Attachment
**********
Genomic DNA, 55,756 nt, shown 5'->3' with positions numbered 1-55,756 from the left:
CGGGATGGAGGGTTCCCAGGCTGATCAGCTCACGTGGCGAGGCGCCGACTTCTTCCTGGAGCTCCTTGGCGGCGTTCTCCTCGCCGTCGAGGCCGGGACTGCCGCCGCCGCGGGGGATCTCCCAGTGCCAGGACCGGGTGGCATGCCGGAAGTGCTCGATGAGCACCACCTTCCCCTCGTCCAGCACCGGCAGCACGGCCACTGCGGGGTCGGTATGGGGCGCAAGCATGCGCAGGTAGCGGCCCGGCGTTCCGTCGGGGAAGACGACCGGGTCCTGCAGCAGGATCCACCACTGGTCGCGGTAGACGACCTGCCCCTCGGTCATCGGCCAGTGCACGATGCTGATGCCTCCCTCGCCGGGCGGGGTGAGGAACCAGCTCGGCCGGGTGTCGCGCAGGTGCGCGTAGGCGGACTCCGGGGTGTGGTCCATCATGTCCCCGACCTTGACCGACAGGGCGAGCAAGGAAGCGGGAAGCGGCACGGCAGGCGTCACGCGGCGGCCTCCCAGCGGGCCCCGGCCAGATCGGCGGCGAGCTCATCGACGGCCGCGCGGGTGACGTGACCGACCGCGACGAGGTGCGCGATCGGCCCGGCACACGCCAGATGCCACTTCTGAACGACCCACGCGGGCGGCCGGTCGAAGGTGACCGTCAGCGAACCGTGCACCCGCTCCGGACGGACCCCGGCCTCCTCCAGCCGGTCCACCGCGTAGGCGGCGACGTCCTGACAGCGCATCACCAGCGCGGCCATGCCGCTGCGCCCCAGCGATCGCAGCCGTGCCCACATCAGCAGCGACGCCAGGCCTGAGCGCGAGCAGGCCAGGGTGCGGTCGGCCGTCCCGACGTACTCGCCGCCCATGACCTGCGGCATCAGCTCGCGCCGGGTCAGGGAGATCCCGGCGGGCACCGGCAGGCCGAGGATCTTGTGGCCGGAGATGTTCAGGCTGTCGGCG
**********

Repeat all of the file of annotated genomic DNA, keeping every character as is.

Genomic DNA, 55,756 nt, shown 5'->3' with positions numbered 1-55,756 from the left:
CGGGATGGAGGGTTCCCAGGCTGATCAGCTCACGTGGCGAGGCGCCGACTTCTTCCTGGAGCTCCTTGGCGGCGTTCTCCTCGCCGTCGAGGCCGGGACTGCCGCCGCCGCGGGGGATCTCCCAGTGCCAGGACCGGGTGGCATGCCGGAAGTGCTCGATGAGCACCACCTTCCCCTCGTCCAGCACCGGCAGCACGGCCACTGCGGGGTCGGTATGGGGCGCAAGCATGCGCAGGTAGCGGCCCGGCGTTCCGTCGGGGAAGACGACCGGGTCCTGCAGCAGGATCCACCACTGGTCGCGGTAGACGACCTGCCCCTCGGTCATCGGCCAGTGCACGATGCTGATGCCTCCCTCGCCGGGCGGGGTGAGGAACCAGCTCGGCCGGGTGTCGCGCAGGTGCGCGTAGGCGGACTCCGGGGTGTGGTCCATCATGTCCCCGACCTTGACCGACAGGGCGAGCAAGGAAGCGGGAAGCGGCACGGCAGGCGTCACGCGGCGGCCTCCCAGCGGGCCCCGGCCAGATCGGCGGCGAGCTCATCGACGGCCGCGCGGGTGACGTGACCGACCGCGACGAGGTGCGCGATCGGCCCGGCACACGCCAGATGCCACTTCTGAACGACCCACGCGGGCGGCCGGTCGAAGGTGACCGTCAGCGAACCGTGCACCCGCTCCGGACGGACCCCGGCCTCCTCCAGCCGGTCCACCGCGTAGGCGGCGACGTCCTGACAGCGCATCACCAGCGCGGCCATGCCGCTGCGCCCCAGCGATCGCAGCCGTGCCCACATCAGCAGCGACGCCAGGCCTGAGCGCGAGCAGGCCAGGGTGCGGTCGGCCGTCCCGACGTACTCGCCGCCCATGACCTGCGGCATCAGCTCGCGCCGGGTCAGGGAGATCCCGGCGGGCACCGGCAGGCCGAGGATCTTGTGGCCGGAGATGTTCAGGCTGTCGGCG